Rough draft: Making Laws for a fair game

Everyday we  are playing a game where we are encouraged to play a min-max style, and so libertarians are often wrong when they say, “If you don’t like X, then stop doing it, but don’t tell me I can’t.” My stopping won’t stop others from doing it. It won’t prevent the tragedy of the commons, or a death of viable playing styles as everyone min-maxes!
A case in point is veganism, which I might rather easily embrace if everyone did it. We could save a lot of money if we stopped subsidizing the price of steak and water to provide for those cattle, since growing plants for food is much more energy efficient. In effect, as we shovel subsidize corn into cows, vegans must subsidize the non-vegans. But why should I deprive myself?


Or for another example, why should I bike to work, buy more expensive food products, and so forth if only I am doing it? There is such a premium on being moral! It’s sad when more ethical behavior is only an easy option for the rich!
That’s why some of us want to be socialists. We’d rather enforce laws that apply what we consider “ethical” on everyone who can affect us. When done right, it works, and the problems such as exemptions for the rich fall away. You might think it’s authoritarian right? Well, socialism isn’t incompatible with you being one of the voters putting things on the ballot. It’s only “authoritarian” if you don’t like the laws, but there are times when only law can drive change, and when a population of people acting in their own interest must create laws to protect themselves from being victimized or disadvantaged if they act according to a moral compass, even if most everyone wants to follow that same moral compass. I’m just rambling about the tragedy of the commons.
Really, we need laws and enforcement to make the game fair sometimes. Both the losers and the winners often try to make laws to protect their interests. If you believe in reducing income inequality, or anything progressive, it’s natural to want to change the law so the winners aren’t already predetermined at the start of the race.

One thing I want to research is the Great Compression. What is the cause of income inequality shrinking in America from the 50s until the 1980s, when it ballooned under Regans deregulation? Why don’t we talk about the policies that worked during that Era today? This chart is the smoking gun that ought to blow Wall Street deregulation pundits out of the water.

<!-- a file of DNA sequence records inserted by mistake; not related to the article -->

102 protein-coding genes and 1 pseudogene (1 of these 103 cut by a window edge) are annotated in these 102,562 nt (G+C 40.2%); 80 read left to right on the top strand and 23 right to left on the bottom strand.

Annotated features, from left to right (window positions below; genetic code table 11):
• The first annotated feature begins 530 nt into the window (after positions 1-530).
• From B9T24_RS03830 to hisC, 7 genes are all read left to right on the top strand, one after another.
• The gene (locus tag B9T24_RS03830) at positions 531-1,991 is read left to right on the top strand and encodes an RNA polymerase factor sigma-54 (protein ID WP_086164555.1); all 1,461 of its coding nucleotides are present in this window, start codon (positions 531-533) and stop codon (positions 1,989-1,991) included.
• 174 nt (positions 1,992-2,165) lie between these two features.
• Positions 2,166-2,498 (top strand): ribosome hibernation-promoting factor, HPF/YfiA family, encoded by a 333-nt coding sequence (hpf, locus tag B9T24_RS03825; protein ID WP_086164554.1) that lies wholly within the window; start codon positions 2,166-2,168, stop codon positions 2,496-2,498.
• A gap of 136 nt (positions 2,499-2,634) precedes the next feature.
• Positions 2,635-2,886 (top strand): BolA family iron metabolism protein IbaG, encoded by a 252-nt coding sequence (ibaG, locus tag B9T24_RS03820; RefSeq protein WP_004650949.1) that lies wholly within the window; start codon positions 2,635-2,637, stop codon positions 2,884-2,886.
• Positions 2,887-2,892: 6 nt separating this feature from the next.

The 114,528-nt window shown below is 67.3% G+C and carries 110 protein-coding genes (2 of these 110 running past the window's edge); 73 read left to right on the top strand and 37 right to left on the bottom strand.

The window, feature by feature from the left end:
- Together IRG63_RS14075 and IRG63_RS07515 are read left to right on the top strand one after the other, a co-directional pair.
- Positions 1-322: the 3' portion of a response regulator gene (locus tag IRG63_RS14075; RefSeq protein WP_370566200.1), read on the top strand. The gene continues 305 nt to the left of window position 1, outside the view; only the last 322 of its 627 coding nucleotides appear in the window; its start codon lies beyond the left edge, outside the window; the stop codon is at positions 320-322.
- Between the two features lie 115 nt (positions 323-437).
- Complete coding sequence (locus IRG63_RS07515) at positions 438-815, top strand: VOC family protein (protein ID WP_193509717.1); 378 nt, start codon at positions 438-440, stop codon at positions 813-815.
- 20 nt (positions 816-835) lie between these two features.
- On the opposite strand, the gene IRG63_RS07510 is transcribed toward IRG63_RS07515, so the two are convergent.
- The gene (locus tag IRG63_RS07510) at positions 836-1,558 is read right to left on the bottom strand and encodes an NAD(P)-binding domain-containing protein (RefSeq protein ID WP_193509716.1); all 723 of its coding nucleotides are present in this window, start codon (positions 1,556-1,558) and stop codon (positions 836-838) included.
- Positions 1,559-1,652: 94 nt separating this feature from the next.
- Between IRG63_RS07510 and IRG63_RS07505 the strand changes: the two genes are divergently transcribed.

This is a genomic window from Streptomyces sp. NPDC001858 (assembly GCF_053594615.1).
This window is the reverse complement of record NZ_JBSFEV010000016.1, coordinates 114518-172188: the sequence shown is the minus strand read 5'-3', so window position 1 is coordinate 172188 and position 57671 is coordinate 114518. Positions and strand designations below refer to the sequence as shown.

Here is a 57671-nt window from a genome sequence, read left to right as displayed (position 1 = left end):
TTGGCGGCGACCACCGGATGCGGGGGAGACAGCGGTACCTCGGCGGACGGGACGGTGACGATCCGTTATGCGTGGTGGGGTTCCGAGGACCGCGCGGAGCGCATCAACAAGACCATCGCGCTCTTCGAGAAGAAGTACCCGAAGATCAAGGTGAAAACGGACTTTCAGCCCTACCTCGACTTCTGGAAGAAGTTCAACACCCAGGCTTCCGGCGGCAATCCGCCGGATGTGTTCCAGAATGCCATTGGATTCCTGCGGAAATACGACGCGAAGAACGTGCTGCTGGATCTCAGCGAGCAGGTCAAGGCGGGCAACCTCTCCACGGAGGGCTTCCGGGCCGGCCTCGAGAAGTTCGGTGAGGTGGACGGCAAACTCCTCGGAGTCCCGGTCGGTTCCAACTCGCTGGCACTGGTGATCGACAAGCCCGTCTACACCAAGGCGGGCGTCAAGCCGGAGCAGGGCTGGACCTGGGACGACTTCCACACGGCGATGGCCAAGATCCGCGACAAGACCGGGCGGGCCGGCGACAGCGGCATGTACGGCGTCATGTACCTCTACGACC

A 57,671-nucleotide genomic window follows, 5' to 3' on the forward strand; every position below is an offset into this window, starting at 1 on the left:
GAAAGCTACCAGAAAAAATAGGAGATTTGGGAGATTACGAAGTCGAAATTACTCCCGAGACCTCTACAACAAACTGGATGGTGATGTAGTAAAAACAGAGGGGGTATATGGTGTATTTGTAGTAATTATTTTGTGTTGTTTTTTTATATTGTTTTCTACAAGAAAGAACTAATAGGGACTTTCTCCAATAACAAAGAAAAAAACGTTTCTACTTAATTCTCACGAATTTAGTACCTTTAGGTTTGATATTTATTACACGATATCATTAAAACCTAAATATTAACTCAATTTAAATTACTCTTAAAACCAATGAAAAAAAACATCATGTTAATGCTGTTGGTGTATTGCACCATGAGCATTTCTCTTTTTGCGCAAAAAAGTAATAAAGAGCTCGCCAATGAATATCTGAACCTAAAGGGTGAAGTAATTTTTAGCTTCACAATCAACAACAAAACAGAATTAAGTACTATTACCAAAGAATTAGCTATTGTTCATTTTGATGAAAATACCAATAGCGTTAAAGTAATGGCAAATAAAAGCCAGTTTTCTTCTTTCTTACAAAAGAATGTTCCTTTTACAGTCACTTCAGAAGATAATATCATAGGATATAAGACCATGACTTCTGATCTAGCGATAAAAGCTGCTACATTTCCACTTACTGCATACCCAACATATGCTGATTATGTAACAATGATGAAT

Not nearly enough talking is done about that; most Americans don’t know about it. Really, Richard Dawkins and I have had the same idea – certain people really shouldn’t vote. But if they do vote, maybe there should be some kind of multiplier so that more educated/competent voters are worth much more. Voting in ignorance or on emotion is like driving while drunk. — and when you go to vote, it’s not like eating a greasy hamburger that only will make you unhealthy, because your vote will affects others and their liberties. The glorification of the vote — of having people vote according to their tastes and preferences isn’t a good thing!

A bit of elitism would fix so much! If you graduated from college your vote is worth 1.5 times more. If you got a PHD, it should be worth 3 times more. (Under this reasoning more rational people would quickly have a lot more power!)

Ah, of course there are objections to this, but this is a rough draft I’m still exploring.I’ll point out that the senate system and winner takes all policies that allow lobbying in a  limited number of crucial states almost exclusively (at the expense of the rest of the country), is the present system, and it is not a “one man one vote system.” In effect someone in Wyoming has like 50 times the votes of someone in Texas, due to the importance of the Senate.

I really do think it’s been proven that most people aren’t qualified to vote anymore. People who don’t understand complicated things like economics are voting….they watch Rick Perry ads and consider making him the nominee because he 1) brags about being a Christian 2) wants to repress the gay “other.” Then these people vote in Trump. And they vote in a pure Republican congress just because they are supporting Trump, just by association, thereby allowing Republicans to control 3 branches of government and destroy any hope of checks and balances.

Hell, the liberal law schools and lawyers have been struggling with the effect of having a Conservative Supreme Court majority for 40 years, it’s such a shame. I’ve always hoped that the Judicial branch would be the elite group that sees further than the rest when everything fails, but the partisan appointments, and conservative leanings of the court (especially as they age and refuse to retire), are making me dislike them more and more. How much better it would be if younger lawyers would expand consumer protection law like they did in the 70’s (rather than gutting it under conservatives), and if law were an active, exciting area of debate again!

It’s amazing that this is the future they the people have choose. Maybe Republicans shouldn’t be allowed to vote! (And a smaller percentage of liberals.) Of course, the Democratic party isn’t liberal, it’s centrist, but Republicans are laughably wrong on so many issues, that it’s not even worth considering their position 8 times out of 10, until a hypothetical future date when they flip and become the new liberal party like they flipped in the civil rights era.






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